Sunday, January 12, 2014

A Young Man Trying to Make Something out of Detroit Tells His Story

If you're not hearing jokes about Detroit every now and then, you might be living in a cave or not watching TV. What's not funny is what is happening to a once thriving city and its people. I'm sensitive to Detroit's plight. Although I don't live in the city, the economic and social issues of a city caught in a downward spiral has an impact the entire metro Detroit area. It's nice to see a positive story every now and then. It's especially nice to see someone using their hands to try and make something out of what many people think is nothing.

After college, as my friends left Michigan for better opportunities, I was determined to help fix this broken, chaotic city by building my own home in the middle of it. I was 23 years old. 


I wanted something nobody wanted, something that was impossible. The city is filled with these structures, houses whose yellowy eyes seem to follow you. It would be only one house out of thousands, but I wanted to prove it could be done, prove that this American vision of torment could be built back into a home. I also decided I would do it the old-fashioned way, without grants or loans or the foundation money pouring into the city. I would work for everything that went into the house, because not everyone has access to those resources. I also wanted to prove to myself and my family I was a man. While they were building things, I had been writing poems.

Excerpted from... Why I Bought A House In Detroit For $500

Monday, January 6, 2014

How to Disable IPv6 in Windows Server 2012

The world is running out of Internet addresses. IPv6 is the answer to that problem, but in some cases and implementations it can cause problems of its own. There's no reason to disable IPv6 if it's not causing a problem. If it is, it can be disabled with an easy registry hack.

Monday, December 23, 2013

Turning Pardoned... Better Late Than Never

It's about time!

London (AFP) - Britain on Tuesday granted a posthumous pardon to Alan Turing, the World War II code-breaking hero who committed suicide after he was convicted of the then crime of homosexuality.
Turing is often hailed as a father of modern computing and he played a pivotal role in breaking Germany's "Enigma" code, an effort that some historians say brought an early end to World War II. 
He died in 1954 after eating an apple laced with cyanide, two years after he was sentenced to chemical castration for the "gross indecency" of homosexuality. A coroner ruled that Turing committed suicide, though this has since been questioned.

via Yahoo News:

Thursday, December 19, 2013

Heathkit is Hosting an AMA on Reddit

Heathkit, the former legendary electronics kit company, is holding a Reddit Ask Me Anything (AMA) on Saturday, December 21st.
Later this week there will be a special "Ask Me Anything" event on where a member of Heathkit's Board of Directors will be available for an hour to chat live and answer questions about our progress and plans.
On Friday 20-Dec-2013 at 8pm EST / 5pm PST (which is Saturday 21-Dec 0100 UTC), please join us at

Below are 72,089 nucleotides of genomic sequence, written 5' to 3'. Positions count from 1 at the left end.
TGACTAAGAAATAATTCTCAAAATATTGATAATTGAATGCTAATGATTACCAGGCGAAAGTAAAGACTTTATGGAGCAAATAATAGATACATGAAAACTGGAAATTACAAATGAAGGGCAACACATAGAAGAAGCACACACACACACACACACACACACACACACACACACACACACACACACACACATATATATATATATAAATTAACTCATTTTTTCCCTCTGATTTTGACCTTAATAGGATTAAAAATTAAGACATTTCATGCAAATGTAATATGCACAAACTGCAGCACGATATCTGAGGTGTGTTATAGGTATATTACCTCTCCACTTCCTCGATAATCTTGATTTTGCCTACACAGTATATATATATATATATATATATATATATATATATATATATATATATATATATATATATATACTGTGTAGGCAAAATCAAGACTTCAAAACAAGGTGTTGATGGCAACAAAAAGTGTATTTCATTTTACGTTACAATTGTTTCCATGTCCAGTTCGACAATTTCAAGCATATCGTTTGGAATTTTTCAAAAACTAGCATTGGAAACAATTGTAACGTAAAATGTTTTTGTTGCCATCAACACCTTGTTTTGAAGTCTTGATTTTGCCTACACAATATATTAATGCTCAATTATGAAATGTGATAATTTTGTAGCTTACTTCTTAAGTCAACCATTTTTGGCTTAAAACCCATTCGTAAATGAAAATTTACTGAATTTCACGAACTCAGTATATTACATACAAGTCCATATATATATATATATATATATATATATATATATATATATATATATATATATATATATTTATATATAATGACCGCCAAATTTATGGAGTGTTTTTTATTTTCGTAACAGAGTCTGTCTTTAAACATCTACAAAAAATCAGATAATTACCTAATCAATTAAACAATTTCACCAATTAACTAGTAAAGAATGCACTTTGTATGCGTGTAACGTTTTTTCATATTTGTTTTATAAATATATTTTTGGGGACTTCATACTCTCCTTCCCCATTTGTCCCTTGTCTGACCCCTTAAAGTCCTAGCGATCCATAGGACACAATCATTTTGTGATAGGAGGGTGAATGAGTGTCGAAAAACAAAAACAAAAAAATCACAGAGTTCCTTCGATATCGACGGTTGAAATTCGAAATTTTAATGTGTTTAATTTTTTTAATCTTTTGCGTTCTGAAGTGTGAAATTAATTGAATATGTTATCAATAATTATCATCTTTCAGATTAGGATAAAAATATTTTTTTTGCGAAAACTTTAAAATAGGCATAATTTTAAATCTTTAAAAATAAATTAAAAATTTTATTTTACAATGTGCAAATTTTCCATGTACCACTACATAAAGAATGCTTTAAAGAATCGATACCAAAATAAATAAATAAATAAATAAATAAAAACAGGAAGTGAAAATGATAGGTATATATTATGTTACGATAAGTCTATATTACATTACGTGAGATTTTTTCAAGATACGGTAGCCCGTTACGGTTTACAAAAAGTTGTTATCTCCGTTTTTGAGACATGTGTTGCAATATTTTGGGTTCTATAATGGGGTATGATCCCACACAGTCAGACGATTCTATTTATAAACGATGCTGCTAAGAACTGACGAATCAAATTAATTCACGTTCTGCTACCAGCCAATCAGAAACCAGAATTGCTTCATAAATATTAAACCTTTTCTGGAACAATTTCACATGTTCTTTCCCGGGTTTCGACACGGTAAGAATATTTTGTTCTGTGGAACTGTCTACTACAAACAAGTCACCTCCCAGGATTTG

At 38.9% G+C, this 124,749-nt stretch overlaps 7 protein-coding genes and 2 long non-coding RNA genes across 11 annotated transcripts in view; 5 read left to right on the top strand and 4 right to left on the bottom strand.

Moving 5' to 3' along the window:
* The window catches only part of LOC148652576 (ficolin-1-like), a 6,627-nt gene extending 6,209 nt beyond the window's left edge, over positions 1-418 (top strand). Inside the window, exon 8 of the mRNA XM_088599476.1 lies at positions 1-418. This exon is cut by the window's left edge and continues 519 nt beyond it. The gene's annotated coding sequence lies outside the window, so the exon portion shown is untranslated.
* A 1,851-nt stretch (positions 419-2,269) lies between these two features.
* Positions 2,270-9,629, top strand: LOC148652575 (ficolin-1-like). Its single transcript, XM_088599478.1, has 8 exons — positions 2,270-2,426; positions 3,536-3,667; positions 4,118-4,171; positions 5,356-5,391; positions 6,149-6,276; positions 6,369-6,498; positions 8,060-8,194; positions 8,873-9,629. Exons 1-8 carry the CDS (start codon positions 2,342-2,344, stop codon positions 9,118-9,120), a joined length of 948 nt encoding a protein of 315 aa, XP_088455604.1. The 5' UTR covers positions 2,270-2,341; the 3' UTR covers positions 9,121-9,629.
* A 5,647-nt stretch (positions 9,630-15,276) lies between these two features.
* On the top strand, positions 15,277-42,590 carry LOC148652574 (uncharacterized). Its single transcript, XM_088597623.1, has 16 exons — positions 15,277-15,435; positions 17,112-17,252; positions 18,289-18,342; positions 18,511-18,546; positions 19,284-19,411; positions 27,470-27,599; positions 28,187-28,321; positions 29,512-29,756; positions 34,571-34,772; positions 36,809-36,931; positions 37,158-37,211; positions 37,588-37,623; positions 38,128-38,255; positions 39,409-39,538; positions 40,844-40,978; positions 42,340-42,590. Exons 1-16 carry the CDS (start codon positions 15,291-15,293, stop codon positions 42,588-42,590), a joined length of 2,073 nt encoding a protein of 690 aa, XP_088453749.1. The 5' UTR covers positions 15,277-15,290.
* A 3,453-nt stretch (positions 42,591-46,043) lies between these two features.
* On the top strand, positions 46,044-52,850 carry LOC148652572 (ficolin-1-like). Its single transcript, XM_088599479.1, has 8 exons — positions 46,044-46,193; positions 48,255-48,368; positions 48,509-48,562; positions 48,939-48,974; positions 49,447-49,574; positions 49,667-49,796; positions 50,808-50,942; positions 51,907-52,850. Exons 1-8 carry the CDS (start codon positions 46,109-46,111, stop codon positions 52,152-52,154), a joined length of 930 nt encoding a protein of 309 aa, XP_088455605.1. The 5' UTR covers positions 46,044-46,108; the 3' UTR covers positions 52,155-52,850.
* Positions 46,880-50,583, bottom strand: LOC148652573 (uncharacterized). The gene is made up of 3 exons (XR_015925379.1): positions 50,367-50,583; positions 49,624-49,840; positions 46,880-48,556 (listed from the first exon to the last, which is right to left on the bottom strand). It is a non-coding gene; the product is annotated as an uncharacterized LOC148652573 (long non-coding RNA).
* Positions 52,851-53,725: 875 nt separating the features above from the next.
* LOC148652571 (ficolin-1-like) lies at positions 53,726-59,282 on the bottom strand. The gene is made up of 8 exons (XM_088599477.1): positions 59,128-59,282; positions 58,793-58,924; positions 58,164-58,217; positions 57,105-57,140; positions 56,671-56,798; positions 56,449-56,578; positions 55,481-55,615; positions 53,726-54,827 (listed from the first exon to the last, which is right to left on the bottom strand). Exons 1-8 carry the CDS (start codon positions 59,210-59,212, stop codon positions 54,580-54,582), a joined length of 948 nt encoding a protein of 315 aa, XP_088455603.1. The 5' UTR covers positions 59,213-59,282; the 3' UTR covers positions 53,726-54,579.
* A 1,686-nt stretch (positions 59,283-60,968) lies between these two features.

When the event starts, a link to it will appear at the top of that page.
There was a survey earlier this year that hinted at a re-birth of the kit company. It will be interesting to see what the new owners of the brand have to say.

Monday, November 18, 2013

How to Change Internet Explorer ESC (Enhanced Security Configuration) in Server 2012

Internet Explorer Enhanced Security Configuration (ESC) is an annoying but important feature. Browsing the Internet from a server is typically not a good idea. Best practice is to use a client machine instead of subjecting the server to the possible security risk that the Internet represents. The next best thing is to block all Internet traffic on the server and explicitly allow trusted sites through ESC.

Best practices and next best practices are great, but sometimes you have to do what you have to do. Turning off ESC is not recommended, but if you have to disable it, here's how.

Thursday, November 14, 2013

A Real Watch Guy Compares a Real Watch to the Samsung Galaxy Gear

I've had my reservations about smartwatches. It took wearing the Pebble smartwatch on a daily basis for a while before I was convinced. Even though I'm one of the converted, I know that these devices are going to be a hard sell to people who wear "real" watches.

A real watch guy has chimed in, and there's an excellent post over on Crown & Caliber where Hamilton Powell compares the Galaxy Gear to a watch that I can only describe as a work of art. The outcome isn't all that unexpected, but Hamilton has an interesting point of view and a beautiful Breguet watch to make the Galaxy Gear look ridiculous... which is always fun.

Saturday, October 12, 2013

Google and NASA and Quantum Computing

Back in May Google announced the Quantum Artificial Intelligence Lab. It's a joint venture between Google and NASA to make a D-Wave Systems quantum computer available to researchers and, " how quantum computing might advance machine learning."

They recently released a short documentary on the project. It's doesn't dive into the subject too much, but it's an otherwise interesting little film.